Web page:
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Human ovarian ageing is characterized by oxidative damage and mitochondrial dysfunction
Myrthe A.J. Smits, Bauke V. Schomakers, Michel van Weeghel, Eric J.M. Wever, Rob C.I. Wüst, Frederike Dijk, Georges E. Janssens, Mariëtte Goddijn, Sebastiaan Mastenbroek, Riekelt H. Houtkooper, Geert Hamer
Ageing, mitochondria, oxidative stress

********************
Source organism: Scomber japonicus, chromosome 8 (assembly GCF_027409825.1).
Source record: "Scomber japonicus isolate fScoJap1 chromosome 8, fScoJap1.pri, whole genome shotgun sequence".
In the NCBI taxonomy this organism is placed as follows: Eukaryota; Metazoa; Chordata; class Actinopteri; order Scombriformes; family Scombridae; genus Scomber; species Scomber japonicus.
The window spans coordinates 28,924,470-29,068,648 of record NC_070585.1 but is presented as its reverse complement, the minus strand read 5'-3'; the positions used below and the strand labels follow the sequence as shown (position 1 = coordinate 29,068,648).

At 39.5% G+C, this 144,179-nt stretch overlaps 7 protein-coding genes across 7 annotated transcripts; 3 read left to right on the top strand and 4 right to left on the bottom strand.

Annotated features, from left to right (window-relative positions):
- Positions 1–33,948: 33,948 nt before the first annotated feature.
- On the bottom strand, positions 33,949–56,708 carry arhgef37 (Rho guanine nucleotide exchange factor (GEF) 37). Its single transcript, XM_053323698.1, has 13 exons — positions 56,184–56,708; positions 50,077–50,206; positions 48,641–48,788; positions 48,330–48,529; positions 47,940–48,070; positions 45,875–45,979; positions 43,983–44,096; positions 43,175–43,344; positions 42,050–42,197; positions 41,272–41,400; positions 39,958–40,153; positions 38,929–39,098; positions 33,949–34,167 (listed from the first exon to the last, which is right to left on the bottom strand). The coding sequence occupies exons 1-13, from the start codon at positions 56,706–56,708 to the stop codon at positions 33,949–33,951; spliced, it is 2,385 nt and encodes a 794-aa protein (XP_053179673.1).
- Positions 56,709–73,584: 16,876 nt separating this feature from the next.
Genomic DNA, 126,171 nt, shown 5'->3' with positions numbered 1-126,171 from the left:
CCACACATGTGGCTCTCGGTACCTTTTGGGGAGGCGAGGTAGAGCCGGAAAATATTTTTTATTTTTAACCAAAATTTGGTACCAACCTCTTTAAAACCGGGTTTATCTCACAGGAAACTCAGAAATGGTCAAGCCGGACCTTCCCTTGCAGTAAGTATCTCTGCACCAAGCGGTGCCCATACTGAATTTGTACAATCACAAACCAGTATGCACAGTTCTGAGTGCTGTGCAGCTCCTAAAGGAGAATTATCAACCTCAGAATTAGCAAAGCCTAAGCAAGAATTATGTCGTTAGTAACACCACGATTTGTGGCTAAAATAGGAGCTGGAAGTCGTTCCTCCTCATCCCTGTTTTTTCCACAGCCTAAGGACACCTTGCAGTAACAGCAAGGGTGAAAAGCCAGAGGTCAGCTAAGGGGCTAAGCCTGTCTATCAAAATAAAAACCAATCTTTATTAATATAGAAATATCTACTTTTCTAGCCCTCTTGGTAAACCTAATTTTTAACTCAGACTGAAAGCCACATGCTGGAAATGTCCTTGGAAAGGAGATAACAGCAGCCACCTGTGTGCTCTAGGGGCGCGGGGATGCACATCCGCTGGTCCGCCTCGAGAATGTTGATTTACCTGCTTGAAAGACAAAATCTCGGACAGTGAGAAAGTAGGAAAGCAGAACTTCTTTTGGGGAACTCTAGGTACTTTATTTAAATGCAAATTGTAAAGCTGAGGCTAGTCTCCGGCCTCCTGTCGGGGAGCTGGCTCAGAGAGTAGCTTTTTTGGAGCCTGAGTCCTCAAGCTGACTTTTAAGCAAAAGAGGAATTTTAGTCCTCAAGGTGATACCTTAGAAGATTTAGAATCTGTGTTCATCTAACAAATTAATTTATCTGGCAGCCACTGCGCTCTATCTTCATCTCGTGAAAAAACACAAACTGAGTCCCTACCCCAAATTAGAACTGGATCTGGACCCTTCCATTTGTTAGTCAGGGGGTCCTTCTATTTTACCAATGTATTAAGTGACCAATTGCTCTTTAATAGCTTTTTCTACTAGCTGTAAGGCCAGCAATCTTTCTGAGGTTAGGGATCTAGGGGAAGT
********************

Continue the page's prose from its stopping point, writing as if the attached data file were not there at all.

Human ovarian ageing encompasses the age-related decline in female fertility. Oxidative stress and mitochondrial dysfunction in oocytes are suggested as causal, but corroborating evidence is limited. Using immunofluorescence imaging on human ovarian tissue, we found oxidative damage by protein and lipid (per)oxidation at the primordial follicle stage. Additionally, using comprehensive metabolomics and lipidomics, a cohort of 150 human germinal vesicles and metaphase I oocytes and 15 corresponding cumulus cell samples displayed a shift in glutathione to oxiglutathione ratio and depletion of phospholipids. Age-related changes in polar metabolites suggested a decrease in mitochondrial function, as demonstrated by NAD+, purine and pyrimidine depletion, while glycolysis substrates and glutamine accumulated with age. Oocytes of advanced maternal age likely used alternative energy sources like glycolysis and the adenosine salvage pathway, and possibly increased ATP production in cumulus cells. These findings indicate that oocytes of advanced maternal age suffer from oxidative damage and mitochondrial dysfunction.